The following lawmakers are members of the House Natural Resources Committee who have already co-sponsored the Peace Corps. Members listed below should be thanked for their leadership and urged to lead efforts for final passage (lawmakers in bold are members of the important Public Lands Subcommittee):
Don Young (R-AK) 202-225-5765
Markwayne Mullin (R-OK) 202-225-2701
Raul Grijalva (D-AZ) 202-225-2435
Madeleine Bordallo (D-GU) 202-225-1188
Tony Cardenas (D-CA) 202-225-6131
Since its founding in 1961, the Peace Corps has been a testament to the American ideals of humanitarian service, global peace and friendship, and an unwavering commitment to building a better world for all of humanity. It has been, as eminent historian Doris Kearns Goodwin describes, “an enduring American legacy of service in the cause of peace, a timeless symbol of some of America’s most honorable ideals and aspirations.”
In order to honor such a monumental legacy, the National Peace Corps Association established the Peace Corps Commemorative Foundation to urge our legislators to authorize the construction of a commemorative work in the nation’s capital, marking the historic and enduring significance of the establishment of the Peace Corps and the American ideals upon which it was founded.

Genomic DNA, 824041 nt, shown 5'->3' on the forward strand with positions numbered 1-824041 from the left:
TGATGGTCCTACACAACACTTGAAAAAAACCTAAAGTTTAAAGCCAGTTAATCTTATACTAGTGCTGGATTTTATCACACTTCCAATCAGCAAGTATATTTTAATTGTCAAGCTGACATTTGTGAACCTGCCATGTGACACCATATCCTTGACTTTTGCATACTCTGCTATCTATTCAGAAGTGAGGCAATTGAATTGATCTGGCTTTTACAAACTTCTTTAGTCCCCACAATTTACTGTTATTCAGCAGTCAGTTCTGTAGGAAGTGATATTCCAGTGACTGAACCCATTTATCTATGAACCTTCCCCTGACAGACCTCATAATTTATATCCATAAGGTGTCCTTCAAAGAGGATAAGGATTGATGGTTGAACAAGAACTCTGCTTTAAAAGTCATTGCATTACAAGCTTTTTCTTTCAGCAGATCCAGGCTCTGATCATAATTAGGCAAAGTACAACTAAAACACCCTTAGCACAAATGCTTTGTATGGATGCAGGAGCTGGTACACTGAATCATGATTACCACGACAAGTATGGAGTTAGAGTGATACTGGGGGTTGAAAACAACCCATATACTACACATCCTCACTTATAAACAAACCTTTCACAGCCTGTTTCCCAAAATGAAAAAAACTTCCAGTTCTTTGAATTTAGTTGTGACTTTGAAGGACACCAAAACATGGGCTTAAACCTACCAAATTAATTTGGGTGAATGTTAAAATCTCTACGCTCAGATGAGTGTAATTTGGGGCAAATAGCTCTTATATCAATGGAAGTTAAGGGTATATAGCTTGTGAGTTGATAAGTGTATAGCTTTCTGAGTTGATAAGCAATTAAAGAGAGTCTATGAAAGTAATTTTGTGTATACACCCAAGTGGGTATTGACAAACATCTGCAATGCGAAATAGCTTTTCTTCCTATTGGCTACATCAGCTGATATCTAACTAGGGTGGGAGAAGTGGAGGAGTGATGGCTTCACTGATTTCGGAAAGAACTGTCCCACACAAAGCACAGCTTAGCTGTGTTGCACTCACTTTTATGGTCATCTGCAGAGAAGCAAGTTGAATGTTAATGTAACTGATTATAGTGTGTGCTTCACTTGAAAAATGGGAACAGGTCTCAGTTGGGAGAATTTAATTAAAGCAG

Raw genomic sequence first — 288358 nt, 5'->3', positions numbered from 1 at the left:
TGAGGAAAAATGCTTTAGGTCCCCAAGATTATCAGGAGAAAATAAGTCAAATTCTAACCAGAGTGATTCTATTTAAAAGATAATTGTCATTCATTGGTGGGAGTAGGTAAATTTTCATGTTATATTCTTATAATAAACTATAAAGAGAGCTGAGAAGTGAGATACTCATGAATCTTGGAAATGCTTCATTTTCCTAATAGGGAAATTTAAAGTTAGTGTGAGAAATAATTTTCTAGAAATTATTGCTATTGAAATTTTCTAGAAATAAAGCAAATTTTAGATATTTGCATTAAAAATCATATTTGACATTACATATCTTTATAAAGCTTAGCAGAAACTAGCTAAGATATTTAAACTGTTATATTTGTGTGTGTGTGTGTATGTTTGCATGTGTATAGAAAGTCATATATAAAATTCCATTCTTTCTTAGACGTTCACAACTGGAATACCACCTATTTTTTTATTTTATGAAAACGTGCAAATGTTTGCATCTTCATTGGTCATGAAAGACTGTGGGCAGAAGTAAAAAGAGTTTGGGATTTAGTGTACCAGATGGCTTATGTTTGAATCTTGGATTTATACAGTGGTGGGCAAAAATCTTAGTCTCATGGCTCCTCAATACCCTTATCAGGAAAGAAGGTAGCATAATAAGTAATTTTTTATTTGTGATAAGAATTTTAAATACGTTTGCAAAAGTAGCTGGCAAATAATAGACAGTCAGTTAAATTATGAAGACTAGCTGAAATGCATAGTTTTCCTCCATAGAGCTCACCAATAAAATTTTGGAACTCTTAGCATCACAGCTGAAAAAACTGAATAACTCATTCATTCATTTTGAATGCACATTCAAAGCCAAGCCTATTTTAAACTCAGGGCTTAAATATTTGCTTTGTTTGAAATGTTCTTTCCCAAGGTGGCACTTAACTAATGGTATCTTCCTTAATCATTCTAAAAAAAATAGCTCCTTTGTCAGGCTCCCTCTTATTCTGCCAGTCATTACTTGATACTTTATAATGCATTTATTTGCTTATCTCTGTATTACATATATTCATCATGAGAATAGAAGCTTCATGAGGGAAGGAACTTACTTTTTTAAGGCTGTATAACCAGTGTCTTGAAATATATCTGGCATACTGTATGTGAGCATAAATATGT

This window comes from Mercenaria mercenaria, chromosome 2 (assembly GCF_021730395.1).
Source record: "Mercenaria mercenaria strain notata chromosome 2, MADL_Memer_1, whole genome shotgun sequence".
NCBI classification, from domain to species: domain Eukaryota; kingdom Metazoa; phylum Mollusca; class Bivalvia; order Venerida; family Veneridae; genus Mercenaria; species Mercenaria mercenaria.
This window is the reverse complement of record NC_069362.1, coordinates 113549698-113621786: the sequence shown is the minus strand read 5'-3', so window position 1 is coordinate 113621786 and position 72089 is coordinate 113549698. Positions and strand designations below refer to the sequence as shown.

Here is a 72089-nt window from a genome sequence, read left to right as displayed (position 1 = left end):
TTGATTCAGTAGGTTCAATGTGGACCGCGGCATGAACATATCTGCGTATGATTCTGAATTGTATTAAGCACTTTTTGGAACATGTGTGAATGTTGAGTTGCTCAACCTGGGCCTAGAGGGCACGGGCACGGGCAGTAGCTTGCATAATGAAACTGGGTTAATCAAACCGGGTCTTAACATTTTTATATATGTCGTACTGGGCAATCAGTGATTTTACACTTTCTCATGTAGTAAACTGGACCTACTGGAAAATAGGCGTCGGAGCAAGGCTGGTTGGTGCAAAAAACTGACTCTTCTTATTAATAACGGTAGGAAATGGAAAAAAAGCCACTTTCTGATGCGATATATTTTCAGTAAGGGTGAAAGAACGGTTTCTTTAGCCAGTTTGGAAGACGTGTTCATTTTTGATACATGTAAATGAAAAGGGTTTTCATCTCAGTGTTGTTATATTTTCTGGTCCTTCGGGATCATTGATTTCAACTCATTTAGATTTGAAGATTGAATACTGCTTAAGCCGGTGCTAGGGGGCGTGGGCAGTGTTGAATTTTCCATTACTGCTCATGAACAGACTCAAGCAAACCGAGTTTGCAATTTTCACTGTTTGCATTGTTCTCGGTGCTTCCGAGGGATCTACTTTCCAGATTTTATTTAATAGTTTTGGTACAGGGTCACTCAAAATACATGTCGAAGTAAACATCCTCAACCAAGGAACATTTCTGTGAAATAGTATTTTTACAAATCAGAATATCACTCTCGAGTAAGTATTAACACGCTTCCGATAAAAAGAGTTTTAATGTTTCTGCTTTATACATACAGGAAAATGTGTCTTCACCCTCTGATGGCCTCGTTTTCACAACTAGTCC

The Peace Corps Commemorative Foundation is envisioning a modest urban landscape near the Washington D.C. monumental core, in which visitors to D.C. can stroll and gather while contemplating the Peace Corps’ pivotal establishment and its vision for international understanding and peace through service. The commemorative would not be a memorial to any particular individuals nor to the agency itself, but rather would celebrate the Peace Corps’ founding as the first-ever international service organization of its kind in the history of the world.
Significant progress towards passage has been achieved in the past three years.
2010: In 2010, RPCV Congressman Sam Farr (D-CA) introduced legislation into the House of Representatives to approve such a commemorative. In his 2010 speech presenting the legislation, Representative Farr described the Commemorative as ”a place to contemplate the spirit of hope that gave rise to the…creation of a unique form of public service that seeks peace through international service, people-to-people diplomacy, and cross-cultural understanding.”
With such a champion for the Peace Corps on Capitol Hill, the 2010 legislation passed unanimously in the House.